“The score contains some of Janáček’s most enchanting music. Dream sequences, the wedding march of the foxes, and the magnificent finale of ‘When evening arrives’ paint a glorious picture of the countryside Janáček loved so much.” 

There’s something magical and majestic about the Vienna Opera House. From what I recall, it’s all gold, gilt, splendour and sumptuousness with glittering lights and sweeping staircases. It belongs to a bygone era of men in top hats and ladies in fine dresses, hats and gloves, their horse and carriage waiting outside.

Talking of a bygone era, another thing on my list for my 23-hour stop in Vienna is to visit the Palais Ephrussi, one of the properties originally owned by the Ephrussi family, a wealthy Jewish banking dynasty who made their money as grain merchants in Odessa. The story of their demise at the hands of the Nazis and the fate of a family collection of 264 netsuke ( intricately carved  miniature Japanese figures made of ivory), is captured in Edmund de Waal’s brilliant family memoir The Hare with the Amber Eyes (winner of the 2010 Costa Biography Award). After the war in 1945 one of the Ephrussi family returned to find the Palais Ephrussi severely damaged but their maid, Anna, had managed to save the netsuke from the Gestapo. It’s a wonderful story and told with such grace, humility and sensitivity. The building is situated opposite the Votivkirche (church) on the Ringstrasse with its imposing, imperial-style showy buildings. The Ephrussi Palace building is now owned by Austrian Casinos so is still clearly in the business of making money!

The tryanny of lists

I’m really no good at DIY but I am good at lists and ticking them off. Although there’s always a list forming in my head, I have been a bit less ‘listy’ of late, so it was with renewed fervour that I raced through a to-do list this week, so much so that I couldn’t stop.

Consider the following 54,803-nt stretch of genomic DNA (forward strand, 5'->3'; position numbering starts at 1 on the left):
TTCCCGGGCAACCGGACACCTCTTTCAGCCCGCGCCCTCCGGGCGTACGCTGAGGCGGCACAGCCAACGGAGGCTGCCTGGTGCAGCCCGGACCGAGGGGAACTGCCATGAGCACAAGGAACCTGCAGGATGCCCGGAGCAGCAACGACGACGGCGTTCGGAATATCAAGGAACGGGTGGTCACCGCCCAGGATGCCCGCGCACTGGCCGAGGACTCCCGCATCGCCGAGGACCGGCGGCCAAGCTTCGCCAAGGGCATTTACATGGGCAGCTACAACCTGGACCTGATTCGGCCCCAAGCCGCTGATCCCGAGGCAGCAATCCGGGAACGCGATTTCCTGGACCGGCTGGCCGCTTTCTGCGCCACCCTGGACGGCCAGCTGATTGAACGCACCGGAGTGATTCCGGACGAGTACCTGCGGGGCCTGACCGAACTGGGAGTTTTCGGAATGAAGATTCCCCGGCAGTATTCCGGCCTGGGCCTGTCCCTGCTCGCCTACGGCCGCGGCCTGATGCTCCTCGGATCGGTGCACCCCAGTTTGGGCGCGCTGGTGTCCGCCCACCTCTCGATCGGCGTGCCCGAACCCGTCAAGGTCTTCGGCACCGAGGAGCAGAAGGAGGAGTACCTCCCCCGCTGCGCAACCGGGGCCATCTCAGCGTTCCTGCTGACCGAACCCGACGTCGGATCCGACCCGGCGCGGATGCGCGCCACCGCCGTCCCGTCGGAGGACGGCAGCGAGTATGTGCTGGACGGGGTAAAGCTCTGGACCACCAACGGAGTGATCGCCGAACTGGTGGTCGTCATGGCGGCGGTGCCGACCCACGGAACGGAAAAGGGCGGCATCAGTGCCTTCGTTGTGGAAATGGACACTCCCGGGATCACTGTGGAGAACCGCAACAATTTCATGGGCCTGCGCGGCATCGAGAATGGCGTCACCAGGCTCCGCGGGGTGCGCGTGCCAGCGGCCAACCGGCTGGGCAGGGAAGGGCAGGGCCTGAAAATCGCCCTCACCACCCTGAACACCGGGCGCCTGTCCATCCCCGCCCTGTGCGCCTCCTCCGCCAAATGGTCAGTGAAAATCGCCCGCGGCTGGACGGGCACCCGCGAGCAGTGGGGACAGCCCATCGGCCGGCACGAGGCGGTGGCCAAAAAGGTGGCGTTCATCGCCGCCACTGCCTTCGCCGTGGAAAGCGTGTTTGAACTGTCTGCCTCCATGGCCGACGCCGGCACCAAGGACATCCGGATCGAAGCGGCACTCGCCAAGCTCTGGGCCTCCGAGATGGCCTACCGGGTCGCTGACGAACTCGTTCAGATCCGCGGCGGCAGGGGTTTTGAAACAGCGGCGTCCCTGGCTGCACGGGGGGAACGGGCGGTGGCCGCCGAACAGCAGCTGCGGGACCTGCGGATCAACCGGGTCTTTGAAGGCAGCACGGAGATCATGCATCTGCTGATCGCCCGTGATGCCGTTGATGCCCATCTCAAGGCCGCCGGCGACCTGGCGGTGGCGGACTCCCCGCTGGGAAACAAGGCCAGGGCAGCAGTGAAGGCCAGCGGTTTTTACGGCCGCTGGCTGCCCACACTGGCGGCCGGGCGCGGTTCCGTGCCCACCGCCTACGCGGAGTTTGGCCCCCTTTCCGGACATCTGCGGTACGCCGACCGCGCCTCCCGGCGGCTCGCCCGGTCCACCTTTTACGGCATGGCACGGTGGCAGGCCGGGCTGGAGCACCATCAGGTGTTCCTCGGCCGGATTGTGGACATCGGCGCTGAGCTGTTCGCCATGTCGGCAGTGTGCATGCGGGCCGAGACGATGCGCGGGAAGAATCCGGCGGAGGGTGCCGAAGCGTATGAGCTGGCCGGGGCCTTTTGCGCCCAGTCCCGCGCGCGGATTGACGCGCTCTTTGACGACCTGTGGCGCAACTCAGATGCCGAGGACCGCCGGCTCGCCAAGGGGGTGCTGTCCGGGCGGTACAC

Life always gets a bit intense before I go overseas – I’ve got about 12 sleeps to go – and the devil is definitely in the detail. Today I tried to print off my train ticket from Vienna to Zurich (a bargain 49 Euros for a seven and a half hour scenic journey – if you can work out how to print off the ticket…). So drawing on my (rusty) university German, I called the OBB, the Austrian railway, and got through to a most charming woman. I managed to explain the problem and found out that I had chosen the pick up at the counter option rather than online printing. Everything was going swimmingly until I realised I didn’t know how to end the conversation. Luckily the woman got in before me and I remembered it’s Auf Wiederhoeren – meaning until we hear each other again – rather than Auf Wiedersehen (as in pet, anyone remember the British comedy?) – until we meet again. Another thing for the list: brush up my Deutsch!

Back to the DIY: one of my jobs has been to re-paint a couple of shelves in the bathroom as the paint had peeled off in two sections where a bottle of essential oil had spilt. I duly went into the shed for the vile oil-based enamel paint that the rip-off painters (see https://thisquirkylife.com/2014/06/24/renovations-stopped-play/) had used back in July. Then I put on some really old clothes, set up the dust sheets, did a bit of light sanding, pulled on a pair of special gloves (last time I got paint all over my hands and even my nose!) and did a reasonable job only spilling a bit of paint on the glass shower screen. Once completed, I felt proud to have done the job and celebrated by taking Bertie to the park. I met a fellow dog walker and apologised for smelling of turps. She said she couldn’t smell anything but noticed I had quite a bit of paint in my hair… It never ceases to amaze me that I am perfectly competent in many areas of my life but develop Mr Bean-like tendencies when it comes to home maintenance.